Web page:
During the root canal procedure itself, your dentist will gain access into the root canal. The tooth pulp and decayed nerve tissue are completely removed, and the tooth itself is cleaned out. Disinfectants will be used regularly to flush away infected tooth tissue. Once the tooth has been thoroughly cleaned, it is sealed. Your dentist may also place medication inside the tooth if it is more seriously infected. The final closing of the tooth will happen the same day. Depending on the tooth, you will receive a crown or a filling.

    Whether you want to know more about root canals or are interested in cosmetic dentistry procedures, contact Dr. Spalitto and his team by calling (314) 821-2712 today.

  • What to Expect After a Root Canal

    What to Expect After a Root Canal

    After root canals in St. Louis with Dr. Spalitto, you can expect some tenderness, but an overall quick recovery. Some patients may be wondering, what is a root canal? Root canals are procedures performed by a dentist to repair and save teeth that have become badly decayed or infected. While some people feel understandably anxious about root canal pain, root canals are very common procedures in modern dentistry and are perfectly safe. Continue reading to find out more about what you can expect after you visit Dr. Spalitto for a root canal.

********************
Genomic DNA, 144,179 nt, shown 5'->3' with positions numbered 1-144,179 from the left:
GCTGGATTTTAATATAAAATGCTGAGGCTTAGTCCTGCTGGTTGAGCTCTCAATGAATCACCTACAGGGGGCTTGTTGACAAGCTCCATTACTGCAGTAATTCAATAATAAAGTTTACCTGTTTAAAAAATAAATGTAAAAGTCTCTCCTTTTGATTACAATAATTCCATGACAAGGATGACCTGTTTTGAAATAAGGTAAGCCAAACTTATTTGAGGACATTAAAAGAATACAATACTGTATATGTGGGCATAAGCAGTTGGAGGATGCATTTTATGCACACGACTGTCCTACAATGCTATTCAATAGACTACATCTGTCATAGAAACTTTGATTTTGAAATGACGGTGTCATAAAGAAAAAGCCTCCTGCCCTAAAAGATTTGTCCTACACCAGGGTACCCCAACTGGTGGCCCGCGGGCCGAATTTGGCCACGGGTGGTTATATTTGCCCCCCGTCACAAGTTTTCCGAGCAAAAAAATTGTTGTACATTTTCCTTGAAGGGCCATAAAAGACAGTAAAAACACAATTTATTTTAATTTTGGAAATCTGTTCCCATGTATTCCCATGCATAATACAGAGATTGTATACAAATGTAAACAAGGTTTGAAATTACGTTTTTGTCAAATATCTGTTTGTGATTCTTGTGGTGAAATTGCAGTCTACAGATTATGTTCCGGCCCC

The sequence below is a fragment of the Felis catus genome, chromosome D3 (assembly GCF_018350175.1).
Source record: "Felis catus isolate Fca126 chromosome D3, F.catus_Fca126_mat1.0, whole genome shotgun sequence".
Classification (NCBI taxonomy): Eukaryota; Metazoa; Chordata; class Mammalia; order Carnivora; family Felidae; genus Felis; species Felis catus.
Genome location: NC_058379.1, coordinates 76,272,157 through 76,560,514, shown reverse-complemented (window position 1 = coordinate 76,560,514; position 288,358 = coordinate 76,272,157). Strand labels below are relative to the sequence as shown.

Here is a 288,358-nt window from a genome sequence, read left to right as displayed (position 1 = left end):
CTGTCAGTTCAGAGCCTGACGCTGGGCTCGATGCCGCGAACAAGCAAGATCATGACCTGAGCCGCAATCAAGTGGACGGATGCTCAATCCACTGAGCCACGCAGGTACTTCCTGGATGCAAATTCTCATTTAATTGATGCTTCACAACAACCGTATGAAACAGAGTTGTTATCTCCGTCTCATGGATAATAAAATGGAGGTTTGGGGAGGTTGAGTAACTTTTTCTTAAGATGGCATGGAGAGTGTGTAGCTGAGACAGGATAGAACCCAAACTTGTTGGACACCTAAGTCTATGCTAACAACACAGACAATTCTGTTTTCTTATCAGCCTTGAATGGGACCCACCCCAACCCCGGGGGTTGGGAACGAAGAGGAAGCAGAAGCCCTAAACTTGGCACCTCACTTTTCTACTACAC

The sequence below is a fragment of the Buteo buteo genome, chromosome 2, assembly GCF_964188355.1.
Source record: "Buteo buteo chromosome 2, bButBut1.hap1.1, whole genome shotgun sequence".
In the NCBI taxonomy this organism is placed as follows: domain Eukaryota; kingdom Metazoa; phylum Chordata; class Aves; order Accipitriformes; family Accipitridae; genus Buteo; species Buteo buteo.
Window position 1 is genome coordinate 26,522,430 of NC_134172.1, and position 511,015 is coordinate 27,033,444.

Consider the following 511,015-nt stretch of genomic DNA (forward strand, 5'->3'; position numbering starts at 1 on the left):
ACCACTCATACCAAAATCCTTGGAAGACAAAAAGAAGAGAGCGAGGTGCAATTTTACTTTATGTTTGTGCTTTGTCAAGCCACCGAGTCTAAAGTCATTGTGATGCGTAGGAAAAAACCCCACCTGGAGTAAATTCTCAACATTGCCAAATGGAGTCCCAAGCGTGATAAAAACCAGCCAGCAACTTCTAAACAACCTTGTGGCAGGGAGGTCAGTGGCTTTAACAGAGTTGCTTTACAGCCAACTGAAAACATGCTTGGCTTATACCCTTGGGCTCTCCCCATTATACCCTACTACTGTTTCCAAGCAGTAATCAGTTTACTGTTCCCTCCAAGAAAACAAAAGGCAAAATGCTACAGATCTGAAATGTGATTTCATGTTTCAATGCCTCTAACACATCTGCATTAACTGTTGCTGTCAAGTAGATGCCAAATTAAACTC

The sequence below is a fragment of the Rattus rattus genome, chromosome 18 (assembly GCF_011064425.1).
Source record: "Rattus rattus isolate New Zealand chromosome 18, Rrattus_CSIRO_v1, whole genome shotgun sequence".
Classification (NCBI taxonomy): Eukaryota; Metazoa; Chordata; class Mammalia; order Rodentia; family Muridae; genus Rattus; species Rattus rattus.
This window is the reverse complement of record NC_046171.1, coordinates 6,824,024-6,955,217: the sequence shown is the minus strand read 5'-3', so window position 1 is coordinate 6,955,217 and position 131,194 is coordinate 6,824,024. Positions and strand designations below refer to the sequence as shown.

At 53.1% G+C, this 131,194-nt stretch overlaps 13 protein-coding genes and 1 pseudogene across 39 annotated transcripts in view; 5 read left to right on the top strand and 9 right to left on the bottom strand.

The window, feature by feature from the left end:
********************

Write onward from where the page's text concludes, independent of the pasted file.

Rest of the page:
Initial Sensitivity
    After your dentist completes your root canal, you should expect some sensitivity and soreness. Remember, root canals are minor surgeries, and the mouth needs time to heal. As your body undergoes the natural healing process, be sure to follow your dentist’s instructions to ward off lingering root canal pain. You can take over-the-counter pain medications to reduce pain and swelling and you may also want to rely on soft foods to avoid biting down.

    Intermediary Recovery
    After your root canal, your tooth will either be sealed with a permanent or temporary filling. If a temporary filling is placed, you should not chew on the tooth until it is restored by your dentist. In the meantime, you may expect for a thin layer of the filling to wear off and for the tooth to feel slightly sensitive and fragile. However, the initial swelling should die down after a couple days. Contact your dentist if it does not.

    Permanent Restoration
    To ensure your tooth’s long-term health, you will need to return to your dentist to have the tooth restored in a second appointment. Because a tooth that needs a root canal almost always has a filling or significant decay, a crown or other restoration is placed to make the tooth functional again.

    Find out more about root canals or schedule an appointment with Dr. Spalitto by calling the team at West County Dental at (314) 821-2712. Our office practices family dentistry and cosmetic dentistry and is pleased to offer the latest dental procedures and techniques. Call us today or visit our website to learn more about our services.